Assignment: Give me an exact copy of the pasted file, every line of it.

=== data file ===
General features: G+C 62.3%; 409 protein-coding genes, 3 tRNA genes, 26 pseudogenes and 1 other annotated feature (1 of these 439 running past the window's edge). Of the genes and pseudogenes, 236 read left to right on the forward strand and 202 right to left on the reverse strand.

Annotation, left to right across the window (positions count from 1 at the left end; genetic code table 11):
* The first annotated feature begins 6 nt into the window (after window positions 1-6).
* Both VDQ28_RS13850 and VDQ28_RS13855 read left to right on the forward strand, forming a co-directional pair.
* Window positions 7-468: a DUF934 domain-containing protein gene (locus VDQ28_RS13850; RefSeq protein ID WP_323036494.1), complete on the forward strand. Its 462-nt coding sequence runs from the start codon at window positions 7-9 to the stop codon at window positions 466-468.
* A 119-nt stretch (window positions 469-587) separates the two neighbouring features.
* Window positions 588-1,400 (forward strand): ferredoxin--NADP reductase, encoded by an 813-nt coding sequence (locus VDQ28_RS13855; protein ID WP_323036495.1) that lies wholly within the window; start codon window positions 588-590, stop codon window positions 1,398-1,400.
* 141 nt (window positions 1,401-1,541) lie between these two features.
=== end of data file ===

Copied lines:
General features: G+C 62.3%; 409 protein-coding genes, 3 tRNA genes, 26 pseudogenes and 1 other annotated feature (1 of these 439 running past the window's edge). Of the genes and pseudogenes, 236 read left to right on the forward strand and 202 right to left on the reverse strand.

Annotation, left to right across the window (positions count from 1 at the left end; genetic code table 11):
* The first annotated feature begins 6 nt into the window (after window positions 1-6).
* Both VDQ28_RS13850 and VDQ28_RS13855 read left to right on the forward strand, forming a co-directional pair.
* Window positions 7-468: a DUF934 domain-containing protein gene (locus VDQ28_RS13850; RefSeq protein ID WP_323036494.1), complete on the forward strand. Its 462-nt coding sequence runs from the start codon at window positions 7-9 to the stop codon at window positions 466-468.
* A 119-nt stretch (window positions 469-587) separates the two neighbouring features.
* Window positions 588-1,400 (forward strand): ferredoxin--NADP reductase, encoded by an 813-nt coding sequence (locus VDQ28_RS13855; protein ID WP_323036495.1) that lies wholly within the window; start codon window positions 588-590, stop codon window positions 1,398-1,400.
* 141 nt (window positions 1,401-1,541) lie between these two features.